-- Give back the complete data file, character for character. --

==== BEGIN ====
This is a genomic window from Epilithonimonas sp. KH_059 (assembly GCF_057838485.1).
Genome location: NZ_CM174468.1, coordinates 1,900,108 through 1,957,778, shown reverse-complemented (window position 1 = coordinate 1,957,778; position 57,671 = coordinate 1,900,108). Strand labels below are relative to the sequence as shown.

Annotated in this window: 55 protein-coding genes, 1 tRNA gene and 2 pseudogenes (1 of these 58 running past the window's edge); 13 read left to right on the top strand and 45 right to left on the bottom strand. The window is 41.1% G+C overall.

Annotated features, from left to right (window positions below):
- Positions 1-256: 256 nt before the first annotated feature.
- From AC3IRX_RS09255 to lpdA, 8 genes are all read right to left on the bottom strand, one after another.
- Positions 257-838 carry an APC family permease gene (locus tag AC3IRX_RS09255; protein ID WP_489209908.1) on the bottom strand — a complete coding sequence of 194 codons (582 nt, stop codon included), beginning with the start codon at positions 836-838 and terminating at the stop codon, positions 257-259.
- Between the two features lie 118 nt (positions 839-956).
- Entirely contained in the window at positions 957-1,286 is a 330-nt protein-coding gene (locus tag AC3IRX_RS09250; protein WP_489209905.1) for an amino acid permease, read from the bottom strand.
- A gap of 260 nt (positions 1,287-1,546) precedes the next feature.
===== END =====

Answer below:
This is a genomic window from Epilithonimonas sp. KH_059 (assembly GCF_057838485.1).
Genome location: NZ_CM174468.1, coordinates 1,900,108 through 1,957,778, shown reverse-complemented (window position 1 = coordinate 1,957,778; position 57,671 = coordinate 1,900,108). Strand labels below are relative to the sequence as shown.

Annotated in this window: 55 protein-coding genes, 1 tRNA gene and 2 pseudogenes (1 of these 58 running past the window's edge); 13 read left to right on the top strand and 45 right to left on the bottom strand. The window is 41.1% G+C overall.

Annotated features, from left to right (window positions below):
- Positions 1-256: 256 nt before the first annotated feature.
- From AC3IRX_RS09255 to lpdA, 8 genes are all read right to left on the bottom strand, one after another.
- Positions 257-838 carry an APC family permease gene (locus tag AC3IRX_RS09255; protein ID WP_489209908.1) on the bottom strand — a complete coding sequence of 194 codons (582 nt, stop codon included), beginning with the start codon at positions 836-838 and terminating at the stop codon, positions 257-259.
- Between the two features lie 118 nt (positions 839-956).
- Entirely contained in the window at positions 957-1,286 is a 330-nt protein-coding gene (locus tag AC3IRX_RS09250; protein WP_489209905.1) for an amino acid permease, read from the bottom strand.
- A gap of 260 nt (positions 1,287-1,546) precedes the next feature.